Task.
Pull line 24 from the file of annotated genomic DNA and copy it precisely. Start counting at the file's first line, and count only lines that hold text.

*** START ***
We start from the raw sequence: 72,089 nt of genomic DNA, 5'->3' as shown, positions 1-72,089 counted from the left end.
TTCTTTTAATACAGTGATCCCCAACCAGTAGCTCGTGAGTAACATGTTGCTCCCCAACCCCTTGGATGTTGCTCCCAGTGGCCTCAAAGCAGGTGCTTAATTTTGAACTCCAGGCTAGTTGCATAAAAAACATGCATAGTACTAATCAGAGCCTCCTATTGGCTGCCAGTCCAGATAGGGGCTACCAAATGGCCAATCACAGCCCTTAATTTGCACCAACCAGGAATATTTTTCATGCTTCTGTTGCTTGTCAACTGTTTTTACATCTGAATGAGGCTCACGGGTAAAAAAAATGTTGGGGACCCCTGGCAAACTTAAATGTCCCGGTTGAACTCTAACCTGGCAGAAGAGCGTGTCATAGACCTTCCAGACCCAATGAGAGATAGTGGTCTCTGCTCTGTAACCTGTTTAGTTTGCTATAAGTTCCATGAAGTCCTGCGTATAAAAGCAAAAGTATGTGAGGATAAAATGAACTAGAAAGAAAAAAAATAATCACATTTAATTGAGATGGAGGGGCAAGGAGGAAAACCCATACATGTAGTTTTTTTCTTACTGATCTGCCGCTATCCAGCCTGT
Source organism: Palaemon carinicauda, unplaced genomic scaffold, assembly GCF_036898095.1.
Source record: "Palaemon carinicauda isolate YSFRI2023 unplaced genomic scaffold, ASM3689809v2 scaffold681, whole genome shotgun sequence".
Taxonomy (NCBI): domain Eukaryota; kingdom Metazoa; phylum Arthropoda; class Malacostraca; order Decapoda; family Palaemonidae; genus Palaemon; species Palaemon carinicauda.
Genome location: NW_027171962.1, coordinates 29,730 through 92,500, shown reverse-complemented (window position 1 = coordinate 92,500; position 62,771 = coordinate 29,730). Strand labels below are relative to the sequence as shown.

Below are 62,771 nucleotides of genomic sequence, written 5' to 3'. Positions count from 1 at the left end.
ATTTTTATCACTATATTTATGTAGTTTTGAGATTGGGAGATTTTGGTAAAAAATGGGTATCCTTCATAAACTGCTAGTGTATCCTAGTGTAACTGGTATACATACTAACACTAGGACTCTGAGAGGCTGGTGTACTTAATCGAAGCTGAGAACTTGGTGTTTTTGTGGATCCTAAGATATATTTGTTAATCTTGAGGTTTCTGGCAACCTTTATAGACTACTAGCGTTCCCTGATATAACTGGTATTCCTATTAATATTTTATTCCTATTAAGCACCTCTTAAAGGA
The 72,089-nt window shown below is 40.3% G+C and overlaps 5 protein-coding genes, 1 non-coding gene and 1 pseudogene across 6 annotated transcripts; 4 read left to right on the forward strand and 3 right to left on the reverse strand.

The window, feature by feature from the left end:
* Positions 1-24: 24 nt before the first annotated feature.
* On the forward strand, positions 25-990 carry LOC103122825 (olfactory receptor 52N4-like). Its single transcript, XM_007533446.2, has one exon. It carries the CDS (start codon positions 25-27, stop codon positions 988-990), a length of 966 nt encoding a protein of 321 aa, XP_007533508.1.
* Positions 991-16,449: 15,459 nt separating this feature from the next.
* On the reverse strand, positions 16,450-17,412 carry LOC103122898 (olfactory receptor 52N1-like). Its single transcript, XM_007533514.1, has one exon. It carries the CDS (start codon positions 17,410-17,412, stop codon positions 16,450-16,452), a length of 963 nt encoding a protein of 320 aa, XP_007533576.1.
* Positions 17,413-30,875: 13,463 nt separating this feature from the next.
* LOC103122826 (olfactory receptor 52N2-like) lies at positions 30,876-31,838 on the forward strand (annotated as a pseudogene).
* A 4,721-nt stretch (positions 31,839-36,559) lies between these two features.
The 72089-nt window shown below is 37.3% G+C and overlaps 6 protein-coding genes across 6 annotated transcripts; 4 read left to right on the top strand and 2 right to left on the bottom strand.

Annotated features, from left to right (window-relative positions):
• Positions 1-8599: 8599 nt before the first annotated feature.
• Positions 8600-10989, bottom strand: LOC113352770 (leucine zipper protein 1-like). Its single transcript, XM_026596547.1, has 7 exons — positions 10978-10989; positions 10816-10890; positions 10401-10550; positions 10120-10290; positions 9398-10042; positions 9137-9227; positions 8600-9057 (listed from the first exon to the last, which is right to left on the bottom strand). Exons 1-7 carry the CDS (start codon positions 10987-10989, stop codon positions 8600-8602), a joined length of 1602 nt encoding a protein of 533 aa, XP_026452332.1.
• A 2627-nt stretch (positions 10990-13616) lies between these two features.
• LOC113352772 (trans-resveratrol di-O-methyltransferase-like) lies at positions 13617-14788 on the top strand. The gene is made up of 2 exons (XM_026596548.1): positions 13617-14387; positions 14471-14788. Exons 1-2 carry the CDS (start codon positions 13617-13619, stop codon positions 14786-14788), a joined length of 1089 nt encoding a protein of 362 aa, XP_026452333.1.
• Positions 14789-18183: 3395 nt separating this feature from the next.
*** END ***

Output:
• Positions 14789-18183: 3395 nt separating this feature from the next.